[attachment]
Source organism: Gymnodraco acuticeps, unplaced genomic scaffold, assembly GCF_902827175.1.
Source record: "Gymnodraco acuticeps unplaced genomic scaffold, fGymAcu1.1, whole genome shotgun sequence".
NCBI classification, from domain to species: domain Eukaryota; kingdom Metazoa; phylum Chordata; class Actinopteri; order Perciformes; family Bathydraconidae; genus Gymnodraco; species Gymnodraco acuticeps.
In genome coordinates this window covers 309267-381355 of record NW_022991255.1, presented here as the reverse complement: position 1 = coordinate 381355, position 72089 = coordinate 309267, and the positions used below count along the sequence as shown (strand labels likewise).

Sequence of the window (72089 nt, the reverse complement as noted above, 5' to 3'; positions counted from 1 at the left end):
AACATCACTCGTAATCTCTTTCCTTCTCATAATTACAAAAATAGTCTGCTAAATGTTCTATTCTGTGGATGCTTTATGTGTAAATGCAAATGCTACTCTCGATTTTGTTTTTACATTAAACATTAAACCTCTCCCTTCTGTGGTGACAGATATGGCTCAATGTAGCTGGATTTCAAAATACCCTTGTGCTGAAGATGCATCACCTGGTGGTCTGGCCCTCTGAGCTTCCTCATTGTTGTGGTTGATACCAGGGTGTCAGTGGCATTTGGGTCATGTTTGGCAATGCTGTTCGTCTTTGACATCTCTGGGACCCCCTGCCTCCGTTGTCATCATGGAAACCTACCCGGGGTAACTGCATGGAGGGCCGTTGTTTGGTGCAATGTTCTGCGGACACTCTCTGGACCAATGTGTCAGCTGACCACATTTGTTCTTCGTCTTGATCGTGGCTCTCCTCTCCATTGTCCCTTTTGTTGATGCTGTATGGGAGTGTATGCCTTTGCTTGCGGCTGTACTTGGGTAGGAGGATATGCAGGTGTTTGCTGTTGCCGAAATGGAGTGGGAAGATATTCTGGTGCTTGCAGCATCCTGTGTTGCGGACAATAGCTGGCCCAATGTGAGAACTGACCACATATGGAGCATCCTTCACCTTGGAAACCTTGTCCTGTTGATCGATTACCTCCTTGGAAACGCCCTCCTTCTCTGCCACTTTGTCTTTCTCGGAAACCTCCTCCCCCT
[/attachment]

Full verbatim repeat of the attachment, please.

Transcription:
Source organism: Gymnodraco acuticeps, unplaced genomic scaffold, assembly GCF_902827175.1.
Source record: "Gymnodraco acuticeps unplaced genomic scaffold, fGymAcu1.1, whole genome shotgun sequence".
NCBI classification, from domain to species: domain Eukaryota; kingdom Metazoa; phylum Chordata; class Actinopteri; order Perciformes; family Bathydraconidae; genus Gymnodraco; species Gymnodraco acuticeps.
In genome coordinates this window covers 309267-381355 of record NW_022991255.1, presented here as the reverse complement: position 1 = coordinate 381355, position 72089 = coordinate 309267, and the positions used below count along the sequence as shown (strand labels likewise).

Sequence of the window (72089 nt, the reverse complement as noted above, 5' to 3'; positions counted from 1 at the left end):
AACATCACTCGTAATCTCTTTCCTTCTCATAATTACAAAAATAGTCTGCTAAATGTTCTATTCTGTGGATGCTTTATGTGTAAATGCAAATGCTACTCTCGATTTTGTTTTTACATTAAACATTAAACCTCTCCCTTCTGTGGTGACAGATATGGCTCAATGTAGCTGGATTTCAAAATACCCTTGTGCTGAAGATGCATCACCTGGTGGTCTGGCCCTCTGAGCTTCCTCATTGTTGTGGTTGATACCAGGGTGTCAGTGGCATTTGGGTCATGTTTGGCAATGCTGTTCGTCTTTGACATCTCTGGGACCCCCTGCCTCCGTTGTCATCATGGAAACCTACCCGGGGTAACTGCATGGAGGGCCGTTGTTTGGTGCAATGTTCTGCGGACACTCTCTGGACCAATGTGTCAGCTGACCACATTTGTTCTTCGTCTTGATCGTGGCTCTCCTCTCCATTGTCCCTTTTGTTGATGCTGTATGGGAGTGTATGCCTTTGCTTGCGGCTGTACTTGGGTAGGAGGATATGCAGGTGTTTGCTGTTGCCGAAATGGAGTGGGAAGATATTCTGGTGCTTGCAGCATCCTGTGTTGCGGACAATAGCTGGCCCAATGTGAGAACTGACCACATATGGAGCATCCTTCACCTTGGAAACCTTGTCCTGTTGATCGATTACCTCCTTGGAAACGCCCTCCTTCTCTGCCACTTTGTCTTTCTCGGAAACCTCCTCCCCCT